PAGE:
·   The incidence of tax subsidies on household expenditure results in an overall increase in the poverty rate and smaller increases in the poverty gap and severity of poverty measures

·   The removal of tax subsidies would increase poverty while it would not have much impact on inequality

·   If tax exemptions were lifted, the government would benefit from an increase in revenues and would need a small percentage of revenues to compensate the poor

 

Improved Targeting of Cash Transfers (NAF)

·   Alternative uses of the subsidies budget were assessed by shifting attention to the National Aid Fund (NAF) system to see how subsidies budget can be used in a more targeted fashion

·   The current National Aid Fund (NAF) system for targeting poor households is not optimal

o   NAF’s targeting mechanism results in exclusion of many poor families in addition to other application disparities

o   It is still considered better than spreading transfers over the whole population as done with the current system of consumption subsidies

·   By using proxy-means testing (PMT), it is possible to reach more households and PMT is a more cost efficient targeting mechanism than the current one 

·   By adopting the PMT targeting mechanism, the objectives of reducing government expenditure and reducing poverty can be achieved simultaneously by redistributing part of the budget for consumption subsidies to the poor directly via a renewed system of targeting in the NAF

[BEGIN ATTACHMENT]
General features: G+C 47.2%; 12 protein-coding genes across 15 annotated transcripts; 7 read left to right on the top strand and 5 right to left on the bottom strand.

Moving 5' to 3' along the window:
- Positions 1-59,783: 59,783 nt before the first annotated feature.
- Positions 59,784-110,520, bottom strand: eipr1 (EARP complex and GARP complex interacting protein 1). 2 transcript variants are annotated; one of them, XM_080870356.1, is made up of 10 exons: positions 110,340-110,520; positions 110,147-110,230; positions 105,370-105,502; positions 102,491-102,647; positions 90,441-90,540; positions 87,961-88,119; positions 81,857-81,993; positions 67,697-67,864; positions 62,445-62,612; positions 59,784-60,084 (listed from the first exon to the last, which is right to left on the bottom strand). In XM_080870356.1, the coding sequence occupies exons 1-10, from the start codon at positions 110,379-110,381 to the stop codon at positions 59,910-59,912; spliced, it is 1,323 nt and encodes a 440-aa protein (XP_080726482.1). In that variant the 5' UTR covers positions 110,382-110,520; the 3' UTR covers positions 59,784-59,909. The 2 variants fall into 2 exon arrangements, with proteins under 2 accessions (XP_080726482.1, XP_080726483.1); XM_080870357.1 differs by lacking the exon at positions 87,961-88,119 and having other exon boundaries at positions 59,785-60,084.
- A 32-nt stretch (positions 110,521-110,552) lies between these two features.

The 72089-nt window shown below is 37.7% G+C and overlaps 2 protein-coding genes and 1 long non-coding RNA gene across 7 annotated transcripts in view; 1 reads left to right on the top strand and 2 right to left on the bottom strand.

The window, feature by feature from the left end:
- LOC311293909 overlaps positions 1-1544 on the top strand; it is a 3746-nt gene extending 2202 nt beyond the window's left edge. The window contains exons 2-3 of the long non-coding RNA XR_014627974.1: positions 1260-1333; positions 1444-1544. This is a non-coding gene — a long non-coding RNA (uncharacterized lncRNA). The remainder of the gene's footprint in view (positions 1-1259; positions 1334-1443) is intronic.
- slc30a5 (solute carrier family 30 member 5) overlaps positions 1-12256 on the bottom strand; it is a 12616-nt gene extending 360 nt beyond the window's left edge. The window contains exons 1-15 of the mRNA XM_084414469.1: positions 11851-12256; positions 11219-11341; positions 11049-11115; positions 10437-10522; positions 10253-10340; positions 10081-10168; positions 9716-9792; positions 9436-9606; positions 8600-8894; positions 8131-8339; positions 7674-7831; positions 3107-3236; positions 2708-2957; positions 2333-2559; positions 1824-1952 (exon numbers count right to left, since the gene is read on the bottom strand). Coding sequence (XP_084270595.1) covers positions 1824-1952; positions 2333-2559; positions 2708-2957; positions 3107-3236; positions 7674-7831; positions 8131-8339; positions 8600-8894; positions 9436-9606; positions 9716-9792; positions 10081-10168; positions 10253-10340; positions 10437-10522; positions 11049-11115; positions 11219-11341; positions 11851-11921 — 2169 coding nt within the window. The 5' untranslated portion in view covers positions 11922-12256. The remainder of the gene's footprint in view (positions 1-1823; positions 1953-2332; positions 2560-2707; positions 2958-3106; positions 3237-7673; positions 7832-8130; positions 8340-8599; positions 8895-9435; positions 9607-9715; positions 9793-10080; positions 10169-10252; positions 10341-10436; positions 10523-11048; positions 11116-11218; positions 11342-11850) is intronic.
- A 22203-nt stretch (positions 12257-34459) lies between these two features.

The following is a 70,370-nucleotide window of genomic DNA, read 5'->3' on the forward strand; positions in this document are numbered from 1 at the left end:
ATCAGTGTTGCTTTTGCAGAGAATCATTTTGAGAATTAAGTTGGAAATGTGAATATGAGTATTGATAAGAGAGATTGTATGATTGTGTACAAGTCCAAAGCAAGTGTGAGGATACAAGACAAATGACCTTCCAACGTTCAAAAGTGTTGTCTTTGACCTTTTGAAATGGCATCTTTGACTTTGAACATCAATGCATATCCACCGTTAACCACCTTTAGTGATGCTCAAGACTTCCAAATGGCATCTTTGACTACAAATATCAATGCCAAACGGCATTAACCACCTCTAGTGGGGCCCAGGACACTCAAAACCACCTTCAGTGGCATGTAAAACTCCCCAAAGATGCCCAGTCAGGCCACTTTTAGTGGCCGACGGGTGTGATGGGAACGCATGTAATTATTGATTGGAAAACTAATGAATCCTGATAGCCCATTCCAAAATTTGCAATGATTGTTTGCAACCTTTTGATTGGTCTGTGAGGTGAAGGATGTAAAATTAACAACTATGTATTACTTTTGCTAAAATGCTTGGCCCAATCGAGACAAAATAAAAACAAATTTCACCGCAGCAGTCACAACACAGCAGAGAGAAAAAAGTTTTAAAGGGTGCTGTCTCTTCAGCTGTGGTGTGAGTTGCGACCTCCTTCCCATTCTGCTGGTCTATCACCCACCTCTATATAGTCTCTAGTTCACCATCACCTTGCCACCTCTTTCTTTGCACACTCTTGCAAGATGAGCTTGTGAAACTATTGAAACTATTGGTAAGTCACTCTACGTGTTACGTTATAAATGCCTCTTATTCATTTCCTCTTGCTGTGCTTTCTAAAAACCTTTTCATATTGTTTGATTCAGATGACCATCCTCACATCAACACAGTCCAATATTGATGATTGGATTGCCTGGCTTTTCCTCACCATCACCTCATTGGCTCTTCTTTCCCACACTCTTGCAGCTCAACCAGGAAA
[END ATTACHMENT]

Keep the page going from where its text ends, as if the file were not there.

Effects in other Sectors of the Economy

·   Second-order effects are addressed through price increases of goods and services that use the subsidized good as an input

·   The case of water subsidy elimination (increase in price of water) is studied further

·   Overall, the magnitude of second-order effects is rather small and so focusing on the first-order is what counts when understanding welfare consequences of removing water subsidies

Recommended Actions and Initiatives

·   Aggressive implementation of the NAF renewal program (which adopts the PMT targeting method) is necessary to compensate the poor for cuts in consumption subsidies

·   Product targeting is a good approach to the extent that cuts in subsidies concern products not consumed and not needed by the poor. Howeverit would be difficult for Jordan to follow as it is hard to find any such products

·   The re-introduction of sales tax on exempted products would be a simple and less risky option for reform

 

Report Name

Date

Timeline

An Analysis of Consumption Subsidies

(Confidential Draft)

August 2011

Not Applicable

Author

Supporting Donor

The World Bank

The World Bank

Sector

Lead Ministry

Monetary Policy

Ministry of Planning & International Cooperation (MoPIC)

Key Topics

Cash –Exemptions – General sales tax – Household expenditure – Inequality – National Aid Fund (NAF) – Poverty – Proxy-means testing (PMT) – Sales Tax – Subsidies – Tax subsidies – Water